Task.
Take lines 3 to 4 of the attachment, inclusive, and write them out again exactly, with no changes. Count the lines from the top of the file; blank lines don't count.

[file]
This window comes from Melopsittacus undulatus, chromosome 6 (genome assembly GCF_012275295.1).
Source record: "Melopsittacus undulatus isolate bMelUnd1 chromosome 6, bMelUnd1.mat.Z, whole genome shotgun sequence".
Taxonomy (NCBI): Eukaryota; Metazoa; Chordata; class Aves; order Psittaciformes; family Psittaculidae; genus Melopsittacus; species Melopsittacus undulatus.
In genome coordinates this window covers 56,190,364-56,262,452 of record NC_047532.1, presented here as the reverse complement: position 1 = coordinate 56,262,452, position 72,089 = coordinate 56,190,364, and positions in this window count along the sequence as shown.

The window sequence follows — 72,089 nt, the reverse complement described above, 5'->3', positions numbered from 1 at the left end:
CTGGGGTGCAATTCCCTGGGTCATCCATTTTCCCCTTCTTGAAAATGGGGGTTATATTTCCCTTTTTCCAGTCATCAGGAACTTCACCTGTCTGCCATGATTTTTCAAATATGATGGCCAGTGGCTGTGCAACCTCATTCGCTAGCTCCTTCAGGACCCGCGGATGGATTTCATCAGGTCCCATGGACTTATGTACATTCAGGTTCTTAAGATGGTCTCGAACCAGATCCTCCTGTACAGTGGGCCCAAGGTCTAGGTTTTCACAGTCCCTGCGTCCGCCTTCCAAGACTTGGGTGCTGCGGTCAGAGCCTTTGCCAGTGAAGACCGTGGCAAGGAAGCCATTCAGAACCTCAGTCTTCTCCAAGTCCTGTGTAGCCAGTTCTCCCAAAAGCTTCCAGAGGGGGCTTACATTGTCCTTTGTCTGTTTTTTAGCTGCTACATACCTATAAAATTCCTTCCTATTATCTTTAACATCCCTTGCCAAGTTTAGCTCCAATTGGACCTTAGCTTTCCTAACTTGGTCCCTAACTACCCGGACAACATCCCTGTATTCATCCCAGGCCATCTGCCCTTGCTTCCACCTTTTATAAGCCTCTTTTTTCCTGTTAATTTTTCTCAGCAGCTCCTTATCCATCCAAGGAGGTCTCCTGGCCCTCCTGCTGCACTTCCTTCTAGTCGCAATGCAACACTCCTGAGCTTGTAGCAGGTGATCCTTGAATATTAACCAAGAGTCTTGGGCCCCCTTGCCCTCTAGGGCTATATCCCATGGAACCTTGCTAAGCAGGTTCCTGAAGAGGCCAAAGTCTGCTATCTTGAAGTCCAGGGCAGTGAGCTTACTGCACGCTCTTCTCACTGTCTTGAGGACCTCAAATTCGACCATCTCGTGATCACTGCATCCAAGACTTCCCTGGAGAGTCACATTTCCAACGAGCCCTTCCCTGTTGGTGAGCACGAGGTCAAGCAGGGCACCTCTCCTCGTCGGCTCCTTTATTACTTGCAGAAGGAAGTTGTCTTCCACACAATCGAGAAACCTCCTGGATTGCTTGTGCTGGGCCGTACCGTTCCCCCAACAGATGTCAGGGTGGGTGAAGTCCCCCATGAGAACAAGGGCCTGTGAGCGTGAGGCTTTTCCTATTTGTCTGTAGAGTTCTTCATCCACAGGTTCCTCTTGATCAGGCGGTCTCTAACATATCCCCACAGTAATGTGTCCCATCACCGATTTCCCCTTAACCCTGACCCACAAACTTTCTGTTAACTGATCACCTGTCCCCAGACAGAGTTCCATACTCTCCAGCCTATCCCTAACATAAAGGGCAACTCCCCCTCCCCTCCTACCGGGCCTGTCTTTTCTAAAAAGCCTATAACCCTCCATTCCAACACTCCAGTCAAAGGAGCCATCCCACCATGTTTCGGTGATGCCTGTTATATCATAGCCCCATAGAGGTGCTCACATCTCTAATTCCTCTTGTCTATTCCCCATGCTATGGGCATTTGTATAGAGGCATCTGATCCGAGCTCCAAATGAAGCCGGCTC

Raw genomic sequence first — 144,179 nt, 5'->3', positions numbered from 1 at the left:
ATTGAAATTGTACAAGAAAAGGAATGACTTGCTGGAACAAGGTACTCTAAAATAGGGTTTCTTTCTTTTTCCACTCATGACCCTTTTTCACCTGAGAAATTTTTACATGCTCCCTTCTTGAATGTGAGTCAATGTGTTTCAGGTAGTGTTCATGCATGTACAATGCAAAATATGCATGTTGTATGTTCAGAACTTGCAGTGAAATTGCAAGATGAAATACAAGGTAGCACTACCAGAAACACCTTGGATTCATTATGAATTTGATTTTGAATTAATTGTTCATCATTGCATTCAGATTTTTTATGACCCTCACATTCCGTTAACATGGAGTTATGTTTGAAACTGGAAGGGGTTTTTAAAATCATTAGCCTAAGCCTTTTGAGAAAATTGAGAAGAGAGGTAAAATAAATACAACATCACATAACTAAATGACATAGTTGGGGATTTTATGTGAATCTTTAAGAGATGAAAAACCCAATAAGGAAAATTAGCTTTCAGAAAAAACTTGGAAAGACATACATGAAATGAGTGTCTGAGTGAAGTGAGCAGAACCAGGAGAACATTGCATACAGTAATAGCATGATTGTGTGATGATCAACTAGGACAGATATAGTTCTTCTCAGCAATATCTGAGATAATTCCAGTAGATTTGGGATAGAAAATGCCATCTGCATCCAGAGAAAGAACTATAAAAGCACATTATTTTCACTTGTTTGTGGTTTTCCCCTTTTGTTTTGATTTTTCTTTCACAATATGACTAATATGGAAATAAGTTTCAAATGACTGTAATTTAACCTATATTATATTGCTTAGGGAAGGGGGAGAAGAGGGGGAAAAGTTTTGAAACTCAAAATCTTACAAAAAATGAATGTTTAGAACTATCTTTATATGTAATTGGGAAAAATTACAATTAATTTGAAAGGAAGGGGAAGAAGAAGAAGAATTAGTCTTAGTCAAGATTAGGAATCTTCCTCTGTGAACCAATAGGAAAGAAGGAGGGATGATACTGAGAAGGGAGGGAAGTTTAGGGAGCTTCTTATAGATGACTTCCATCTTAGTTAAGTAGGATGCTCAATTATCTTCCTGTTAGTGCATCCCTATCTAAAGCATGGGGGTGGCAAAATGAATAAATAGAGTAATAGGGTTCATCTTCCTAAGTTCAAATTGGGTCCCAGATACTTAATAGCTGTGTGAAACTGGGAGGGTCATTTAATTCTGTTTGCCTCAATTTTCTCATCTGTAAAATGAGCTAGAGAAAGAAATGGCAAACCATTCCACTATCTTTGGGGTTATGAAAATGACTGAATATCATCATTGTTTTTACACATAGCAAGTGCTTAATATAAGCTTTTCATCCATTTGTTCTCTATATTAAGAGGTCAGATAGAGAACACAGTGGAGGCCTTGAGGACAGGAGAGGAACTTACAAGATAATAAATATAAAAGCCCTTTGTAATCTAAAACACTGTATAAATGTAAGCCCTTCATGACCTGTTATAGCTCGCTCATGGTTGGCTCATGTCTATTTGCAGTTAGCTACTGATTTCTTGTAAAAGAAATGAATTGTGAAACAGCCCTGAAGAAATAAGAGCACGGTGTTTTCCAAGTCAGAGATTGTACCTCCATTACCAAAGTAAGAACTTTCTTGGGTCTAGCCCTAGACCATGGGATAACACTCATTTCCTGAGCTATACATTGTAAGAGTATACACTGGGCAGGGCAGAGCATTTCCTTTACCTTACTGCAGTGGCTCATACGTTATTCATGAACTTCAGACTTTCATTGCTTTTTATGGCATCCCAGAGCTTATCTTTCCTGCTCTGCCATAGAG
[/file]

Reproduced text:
Taxonomy (NCBI): Eukaryota; Metazoa; Chordata; class Aves; order Psittaciformes; family Psittaculidae; genus Melopsittacus; species Melopsittacus undulatus.
In genome coordinates this window covers 56,190,364-56,262,452 of record NC_047532.1, presented here as the reverse complement: position 1 = coordinate 56,262,452, position 72,089 = coordinate 56,190,364, and positions in this window count along the sequence as shown.